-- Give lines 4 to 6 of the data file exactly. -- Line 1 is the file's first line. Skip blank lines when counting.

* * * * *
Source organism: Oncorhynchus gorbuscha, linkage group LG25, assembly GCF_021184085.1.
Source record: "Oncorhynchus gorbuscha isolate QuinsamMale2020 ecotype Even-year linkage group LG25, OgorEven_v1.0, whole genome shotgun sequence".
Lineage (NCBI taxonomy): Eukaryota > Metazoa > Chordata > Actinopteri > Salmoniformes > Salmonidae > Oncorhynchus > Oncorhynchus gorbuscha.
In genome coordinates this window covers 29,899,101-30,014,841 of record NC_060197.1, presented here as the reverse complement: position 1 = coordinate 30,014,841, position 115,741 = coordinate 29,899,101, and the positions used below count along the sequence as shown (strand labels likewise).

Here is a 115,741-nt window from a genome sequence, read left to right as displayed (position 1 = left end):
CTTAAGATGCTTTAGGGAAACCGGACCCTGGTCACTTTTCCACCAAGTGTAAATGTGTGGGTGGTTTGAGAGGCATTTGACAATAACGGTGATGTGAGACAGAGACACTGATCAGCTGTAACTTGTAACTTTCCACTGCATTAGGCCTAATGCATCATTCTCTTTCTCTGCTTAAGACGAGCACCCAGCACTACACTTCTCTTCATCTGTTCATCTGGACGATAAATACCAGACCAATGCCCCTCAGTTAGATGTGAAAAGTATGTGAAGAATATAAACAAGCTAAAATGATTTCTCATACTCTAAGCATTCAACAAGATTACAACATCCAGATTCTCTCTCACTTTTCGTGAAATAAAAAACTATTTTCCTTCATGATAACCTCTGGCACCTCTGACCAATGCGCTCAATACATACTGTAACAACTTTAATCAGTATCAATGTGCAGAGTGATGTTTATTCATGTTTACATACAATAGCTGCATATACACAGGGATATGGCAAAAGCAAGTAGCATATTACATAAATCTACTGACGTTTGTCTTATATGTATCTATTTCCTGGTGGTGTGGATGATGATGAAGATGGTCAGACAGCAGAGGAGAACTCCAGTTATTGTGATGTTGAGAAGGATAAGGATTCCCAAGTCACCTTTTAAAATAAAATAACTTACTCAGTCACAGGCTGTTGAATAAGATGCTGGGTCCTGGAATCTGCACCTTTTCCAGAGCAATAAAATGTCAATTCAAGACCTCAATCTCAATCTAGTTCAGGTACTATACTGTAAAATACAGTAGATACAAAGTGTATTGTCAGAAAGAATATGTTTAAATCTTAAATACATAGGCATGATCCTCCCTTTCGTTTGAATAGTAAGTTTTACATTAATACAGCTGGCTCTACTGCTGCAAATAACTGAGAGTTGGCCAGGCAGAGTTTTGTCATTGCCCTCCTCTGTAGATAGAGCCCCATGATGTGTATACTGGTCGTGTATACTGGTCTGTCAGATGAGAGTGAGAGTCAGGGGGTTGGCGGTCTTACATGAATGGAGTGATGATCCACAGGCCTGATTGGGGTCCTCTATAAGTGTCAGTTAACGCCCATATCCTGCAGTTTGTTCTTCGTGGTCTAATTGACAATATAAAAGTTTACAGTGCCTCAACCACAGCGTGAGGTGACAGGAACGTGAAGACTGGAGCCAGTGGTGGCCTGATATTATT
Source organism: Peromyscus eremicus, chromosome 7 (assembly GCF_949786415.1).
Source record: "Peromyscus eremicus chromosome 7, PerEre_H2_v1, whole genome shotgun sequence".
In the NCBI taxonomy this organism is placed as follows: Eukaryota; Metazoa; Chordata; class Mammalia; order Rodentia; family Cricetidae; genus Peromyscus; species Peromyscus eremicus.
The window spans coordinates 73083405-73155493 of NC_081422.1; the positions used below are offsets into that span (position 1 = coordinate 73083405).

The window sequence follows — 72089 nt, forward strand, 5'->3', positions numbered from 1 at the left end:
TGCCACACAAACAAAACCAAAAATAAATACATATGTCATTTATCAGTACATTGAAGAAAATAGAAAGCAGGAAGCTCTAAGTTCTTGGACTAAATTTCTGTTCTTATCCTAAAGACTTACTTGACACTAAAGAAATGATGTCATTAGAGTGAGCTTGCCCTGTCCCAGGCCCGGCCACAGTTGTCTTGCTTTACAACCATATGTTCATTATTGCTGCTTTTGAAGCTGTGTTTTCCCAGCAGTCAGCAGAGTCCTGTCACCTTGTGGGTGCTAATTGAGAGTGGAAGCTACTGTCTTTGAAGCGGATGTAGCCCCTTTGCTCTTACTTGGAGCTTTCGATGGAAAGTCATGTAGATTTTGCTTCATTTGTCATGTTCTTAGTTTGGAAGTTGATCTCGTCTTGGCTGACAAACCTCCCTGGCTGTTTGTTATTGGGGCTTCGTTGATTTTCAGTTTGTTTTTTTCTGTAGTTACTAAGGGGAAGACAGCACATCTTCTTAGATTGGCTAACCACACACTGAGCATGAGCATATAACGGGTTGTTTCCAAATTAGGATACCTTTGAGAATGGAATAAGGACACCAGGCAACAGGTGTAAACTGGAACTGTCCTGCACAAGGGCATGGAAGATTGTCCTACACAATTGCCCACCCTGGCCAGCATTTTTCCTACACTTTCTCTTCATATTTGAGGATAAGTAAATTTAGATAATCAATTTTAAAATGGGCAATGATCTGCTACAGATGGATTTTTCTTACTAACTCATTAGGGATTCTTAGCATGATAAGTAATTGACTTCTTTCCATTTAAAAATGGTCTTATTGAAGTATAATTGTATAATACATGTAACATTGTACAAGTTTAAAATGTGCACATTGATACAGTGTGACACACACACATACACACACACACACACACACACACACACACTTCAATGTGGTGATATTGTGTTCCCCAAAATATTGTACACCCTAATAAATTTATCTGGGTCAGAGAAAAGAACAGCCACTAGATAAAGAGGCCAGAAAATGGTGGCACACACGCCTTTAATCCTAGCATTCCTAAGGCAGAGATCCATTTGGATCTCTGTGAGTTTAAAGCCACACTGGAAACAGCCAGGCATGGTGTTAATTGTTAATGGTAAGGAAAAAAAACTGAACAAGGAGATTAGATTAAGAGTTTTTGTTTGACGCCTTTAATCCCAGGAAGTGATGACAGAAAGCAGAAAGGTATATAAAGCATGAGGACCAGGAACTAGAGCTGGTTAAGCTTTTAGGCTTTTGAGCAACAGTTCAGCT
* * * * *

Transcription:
In genome coordinates this window covers 29,899,101-30,014,841 of record NC_060197.1, presented here as the reverse complement: position 1 = coordinate 30,014,841, position 115,741 = coordinate 29,899,101, and the positions used below count along the sequence as shown (strand labels likewise).

Here is a 115,741-nt window from a genome sequence, read left to right as displayed (position 1 = left end):
CTTAAGATGCTTTAGGGAAACCGGACCCTGGTCACTTTTCCACCAAGTGTAAATGTGTGGGTGGTTTGAGAGGCATTTGACAATAACGGTGATGTGAGACAGAGACACTGATCAGCTGTAACTTGTAACTTTCCACTGCATTAGGCCTAATGCATCATTCTCTTTCTCTGCTTAAGACGAGCACCCAGCACTACACTTCTCTTCATCTGTTCATCTGGACGATAAATACCAGACCAATGCCCCTCAGTTAGATGTGAAAAGTATGTGAAGAATATAAACAAGCTAAAATGATTTCTCATACTCTAAGCATTCAACAAGATTACAACATCCAGATTCTCTCTCACTTTTCGTGAAATAAAAAACTATTTTCCTTCATGATAACCTCTGGCACCTCTGACCAATGCGCTCAATACATACTGTAACAACTTTAATCAGTATCAATGTGCAGAGTGATGTTTATTCATGTTTACATACAATAGCTGCATATACACAGGGATATGGCAAAAGCAAGTAGCATATTACATAAATCTACTGACGTTTGTCTTATATGTATCTATTTCCTGGTGGTGTGGATGATGATGAAGATGGTCAGACAGCAGAGGAGAACTCCAGTTATTGTGATGTTGAGAAGGATAAGGATTCCCAAGTCACCTTTTAAAATAAAATAACTTACTCAGTCACAGGCTGTTGAATAAGATGCTGGGTCCTGGAATCTGCACCTTTTCCAGAGCAATAAAATGTCAATTCAAGACCTCAATCTCAATCTAGTTCAGGTACTATACTGTAAAATACAGTAGATACAAAGTGTATTGTCAGAAAGAATATGTTTAAATCTTAAATACATAGGCATGATCCTCCCTTTCGTTTGAATAGTAAGTTTTACATTAATACAGCTGGCTCTACTGCTGCAAATAACTGAGAGTTGGCCAGGCAGAGTTTTGTCATTGCCCTCCTCTGTAGATAGAGCCCCATGATGTGTATACTGGTCGTGTATACTGGTCTGTCAGATGAGAGTGAGAGTCAGGGGGTTGGCGGTCTTACATGAATGGAGTGATGATCCACAGGCCTGATTGGGGTCCTCTATAAGTGTCAGTTAACGCCCATATCCTGCAGTTTGTTCTTCGTGGTCTAATTGACAATATAAAAGTTTACAGTGCCTCAACCACAGCGTGAGGTGACAGGAACGTGAAGACTGGAGCCAGTGGTGGCCTGATATTATT